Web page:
News Source: The Citizen, newspaper Tanzania
Op-ed by Engineer Sayi, Saturday, July 16th, 2016. The author is chairman of the National Water Board and the Tanzania 2030 Water Resources Group partnership.
Dar es Salaam will host to the 6th Africa Water Week from July 18 to 22. It will attract government leaders and other stakeholders from across the continent to increase political commitment and develop solutions to the continent’s water and sanitation challenges.
This year, the Africa Water Week will focus on Sustainable Development Goals (SDGs). This United Nations sponsored effort aims to create a common set of development targets for all countries. It is reassuring to see that water and sanitation feature prominently as SDG6. Furthermore, when we compare the SDGs to the UN’s previous Millennium Development Goals, initiated in 2000 to rally the world around a 15-year agenda to tackle poverty, we also see a notable shift towards issues of water resources and water security. This is in addition to the continued, critical focus on increasing basic access to water and sanitation services.
This is a welcome and important shift. Population growth, economic growth and climate change are placing a growing strain on water resources not just in Africa but across the world. Globally, we face an estimated 40 percent gap between water supply and water demand by 2030. Our agriculture, our industry, our energy, our tourism, all rely on water resources, which too often are taken for granted. As American statesman Benjamin Franklin said over 200 years ago, it is only when the well is dry, that we know the worth of water. Hence, the SDGs provide a welcome reminder of the importance of water for all aspects of our economic development.
With 2,300 cubic metres of water per capita, Tanzania does not lack water. What we lack are the systems and infrastructure to store and efficiently utilize water. Over 80 per cent of the rain that falls in Tanzania is never touched for any productive or social purpose. In areas where economic activity – and particularly agriculture – has developed more intensively, the challenges of low storage and inefficiency are resulting in water resources being stretched to their environmental limits.
This creates risks for a diverse mix of water-using stakeholders, including commercial agribusinesses, smallholder farmers, hydropower providers, industries, pastoralists, wildlife reserves, municipal water providers and communities. Yet, as the risks grow, so does the understanding of the need to work together, across sectors and stakeholder groups, to find common solutions to the water challenge.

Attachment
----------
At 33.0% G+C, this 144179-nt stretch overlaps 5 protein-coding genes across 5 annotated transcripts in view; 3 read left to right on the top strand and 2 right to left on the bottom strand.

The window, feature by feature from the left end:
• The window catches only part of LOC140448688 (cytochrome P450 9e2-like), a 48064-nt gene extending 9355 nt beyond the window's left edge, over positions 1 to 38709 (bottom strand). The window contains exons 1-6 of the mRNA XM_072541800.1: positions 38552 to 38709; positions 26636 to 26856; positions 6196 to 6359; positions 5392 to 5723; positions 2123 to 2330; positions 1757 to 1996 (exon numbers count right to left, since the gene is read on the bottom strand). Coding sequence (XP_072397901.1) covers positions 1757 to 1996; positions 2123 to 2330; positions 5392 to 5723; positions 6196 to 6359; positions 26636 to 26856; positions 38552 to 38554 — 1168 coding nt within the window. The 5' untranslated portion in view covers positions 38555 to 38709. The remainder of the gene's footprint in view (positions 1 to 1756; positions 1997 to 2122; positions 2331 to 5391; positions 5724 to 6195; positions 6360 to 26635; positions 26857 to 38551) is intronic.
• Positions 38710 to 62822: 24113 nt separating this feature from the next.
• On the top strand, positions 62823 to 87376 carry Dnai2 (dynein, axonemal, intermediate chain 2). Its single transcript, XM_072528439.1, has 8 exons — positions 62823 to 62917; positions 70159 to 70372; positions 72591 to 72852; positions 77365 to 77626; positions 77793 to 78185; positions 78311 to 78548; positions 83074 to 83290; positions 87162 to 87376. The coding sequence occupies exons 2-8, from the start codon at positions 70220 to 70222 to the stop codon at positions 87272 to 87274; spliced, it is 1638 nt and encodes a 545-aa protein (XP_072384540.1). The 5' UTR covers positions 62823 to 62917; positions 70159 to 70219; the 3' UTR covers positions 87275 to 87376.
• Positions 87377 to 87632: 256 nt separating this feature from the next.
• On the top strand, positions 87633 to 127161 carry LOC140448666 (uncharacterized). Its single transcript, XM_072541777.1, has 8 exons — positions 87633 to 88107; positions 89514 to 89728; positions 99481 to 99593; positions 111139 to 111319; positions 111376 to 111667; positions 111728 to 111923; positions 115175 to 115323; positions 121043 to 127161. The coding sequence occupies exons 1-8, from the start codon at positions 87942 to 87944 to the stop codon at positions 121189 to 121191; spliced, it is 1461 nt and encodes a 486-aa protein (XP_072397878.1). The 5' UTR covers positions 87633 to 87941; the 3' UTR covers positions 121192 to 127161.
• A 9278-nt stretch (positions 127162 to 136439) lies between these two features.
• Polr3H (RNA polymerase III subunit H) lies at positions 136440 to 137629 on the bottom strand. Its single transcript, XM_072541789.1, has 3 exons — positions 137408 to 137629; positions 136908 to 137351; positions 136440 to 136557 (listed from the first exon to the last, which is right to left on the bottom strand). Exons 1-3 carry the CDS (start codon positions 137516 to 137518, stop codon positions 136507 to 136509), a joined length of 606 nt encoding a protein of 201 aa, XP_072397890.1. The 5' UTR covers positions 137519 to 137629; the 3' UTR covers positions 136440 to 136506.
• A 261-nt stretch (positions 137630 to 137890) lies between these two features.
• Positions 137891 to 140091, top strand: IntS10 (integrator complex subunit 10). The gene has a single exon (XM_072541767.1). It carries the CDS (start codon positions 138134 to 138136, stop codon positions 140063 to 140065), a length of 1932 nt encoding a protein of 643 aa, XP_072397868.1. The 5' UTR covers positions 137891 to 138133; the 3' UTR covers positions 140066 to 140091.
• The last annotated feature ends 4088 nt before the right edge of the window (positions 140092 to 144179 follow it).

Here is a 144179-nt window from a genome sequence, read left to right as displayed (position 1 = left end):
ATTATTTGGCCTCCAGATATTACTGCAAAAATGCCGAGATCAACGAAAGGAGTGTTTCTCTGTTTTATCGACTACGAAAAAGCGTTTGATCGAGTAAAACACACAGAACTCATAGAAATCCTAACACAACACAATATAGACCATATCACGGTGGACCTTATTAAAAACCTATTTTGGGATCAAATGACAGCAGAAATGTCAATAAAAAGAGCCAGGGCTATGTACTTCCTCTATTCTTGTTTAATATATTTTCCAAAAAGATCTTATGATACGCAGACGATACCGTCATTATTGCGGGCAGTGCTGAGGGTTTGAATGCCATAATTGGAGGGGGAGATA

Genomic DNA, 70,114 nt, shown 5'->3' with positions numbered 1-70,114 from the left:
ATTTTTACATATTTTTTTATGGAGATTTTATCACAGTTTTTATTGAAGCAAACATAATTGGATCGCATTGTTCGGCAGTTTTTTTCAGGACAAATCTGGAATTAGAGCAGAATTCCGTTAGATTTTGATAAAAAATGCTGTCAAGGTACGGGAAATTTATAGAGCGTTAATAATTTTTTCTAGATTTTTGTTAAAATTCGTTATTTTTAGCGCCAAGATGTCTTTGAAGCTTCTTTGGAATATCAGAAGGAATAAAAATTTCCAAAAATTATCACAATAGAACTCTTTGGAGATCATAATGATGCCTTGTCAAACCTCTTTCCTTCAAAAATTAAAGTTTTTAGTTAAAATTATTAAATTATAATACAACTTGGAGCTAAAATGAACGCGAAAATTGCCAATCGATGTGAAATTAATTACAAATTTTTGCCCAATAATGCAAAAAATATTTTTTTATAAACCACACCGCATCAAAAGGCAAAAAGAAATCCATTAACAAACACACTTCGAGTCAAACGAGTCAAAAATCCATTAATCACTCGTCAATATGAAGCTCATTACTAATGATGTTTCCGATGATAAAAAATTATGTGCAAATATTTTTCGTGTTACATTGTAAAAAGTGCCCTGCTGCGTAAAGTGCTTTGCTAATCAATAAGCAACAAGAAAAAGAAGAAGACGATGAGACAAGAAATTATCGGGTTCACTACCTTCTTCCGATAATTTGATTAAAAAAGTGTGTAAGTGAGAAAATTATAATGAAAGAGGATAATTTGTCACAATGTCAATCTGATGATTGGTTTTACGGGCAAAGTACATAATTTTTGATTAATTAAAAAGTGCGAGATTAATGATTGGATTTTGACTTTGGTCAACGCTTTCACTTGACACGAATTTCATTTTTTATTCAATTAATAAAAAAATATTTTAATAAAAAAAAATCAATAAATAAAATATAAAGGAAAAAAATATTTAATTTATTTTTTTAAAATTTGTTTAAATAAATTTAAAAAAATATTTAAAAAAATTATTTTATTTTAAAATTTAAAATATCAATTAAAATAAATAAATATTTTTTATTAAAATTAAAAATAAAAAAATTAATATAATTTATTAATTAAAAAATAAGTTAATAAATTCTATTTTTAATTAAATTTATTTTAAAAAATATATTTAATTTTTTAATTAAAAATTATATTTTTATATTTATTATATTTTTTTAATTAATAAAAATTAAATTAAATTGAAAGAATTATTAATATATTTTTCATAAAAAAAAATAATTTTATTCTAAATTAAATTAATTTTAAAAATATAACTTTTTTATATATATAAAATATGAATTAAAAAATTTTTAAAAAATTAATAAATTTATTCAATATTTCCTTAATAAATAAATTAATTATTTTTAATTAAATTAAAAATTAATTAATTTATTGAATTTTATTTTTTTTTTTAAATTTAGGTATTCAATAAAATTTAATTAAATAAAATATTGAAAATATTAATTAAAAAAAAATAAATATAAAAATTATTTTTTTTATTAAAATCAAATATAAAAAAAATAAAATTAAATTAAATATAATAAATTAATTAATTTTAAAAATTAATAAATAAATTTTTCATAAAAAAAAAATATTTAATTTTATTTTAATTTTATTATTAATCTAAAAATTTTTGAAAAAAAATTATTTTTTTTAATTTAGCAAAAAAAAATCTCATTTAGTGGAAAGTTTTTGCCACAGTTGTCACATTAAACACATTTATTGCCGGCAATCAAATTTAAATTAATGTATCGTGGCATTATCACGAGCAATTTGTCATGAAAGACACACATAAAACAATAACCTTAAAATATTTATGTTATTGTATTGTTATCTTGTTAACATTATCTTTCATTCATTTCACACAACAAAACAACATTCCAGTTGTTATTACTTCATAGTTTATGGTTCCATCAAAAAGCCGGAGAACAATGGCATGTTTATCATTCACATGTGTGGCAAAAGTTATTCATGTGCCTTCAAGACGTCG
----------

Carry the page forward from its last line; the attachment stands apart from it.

One important recent effort to address this challenge is through the Tanzania 2030 Water Resources Group (2030 WRG) partnership, which brings together stakeholders to find joint solutions to the country’s water challenges. As chairman of this partnership, I have observed the alignment of interest between government, the private sector and civil society on the issue of water resource management.
This alignment creates opportunities for innovative joint solutions. To give one example, in the north of Tanzania we recently launched a Kilimanjaro Water Stewardship Platform. This initiative is uniting the Pangani Basin Water Office together with actors from the horticulture and sugar industry, development partners, NGOs and others, to develop, coordinate and scale up solutions to tackle the growing water resource challenges in the Pangani basin.
Another example is in the irrigation sector, where we are building a partnership to increase access to finance for water-smart irrigation technologies. More than 95 per cent of smallholder farmers in Tanzania do not have access to irrigation, and almost all that do use inefficient surface irrigation which is bad for yields and water sustainability. Together with the National Irrigation Commission and the Financial Services Deepening Trust, we have brought together a together with a group of irrigation suppliers, agriculture companies, financial services providers and other agriculture organizations to develop solutions that can increase our agricultural productivity while using less water.
As host, Africa Water Week provides us with a wonderful opportunity to showcase these positive experiences with our neighbors, as well as to learn from the experiences of countries in the region that face similar water resource challenge to ourselves. The Sustainable Development Goals are our goals, and our public sector bodies, our companies and our civil society must join hands if we are to succeed in achieving them.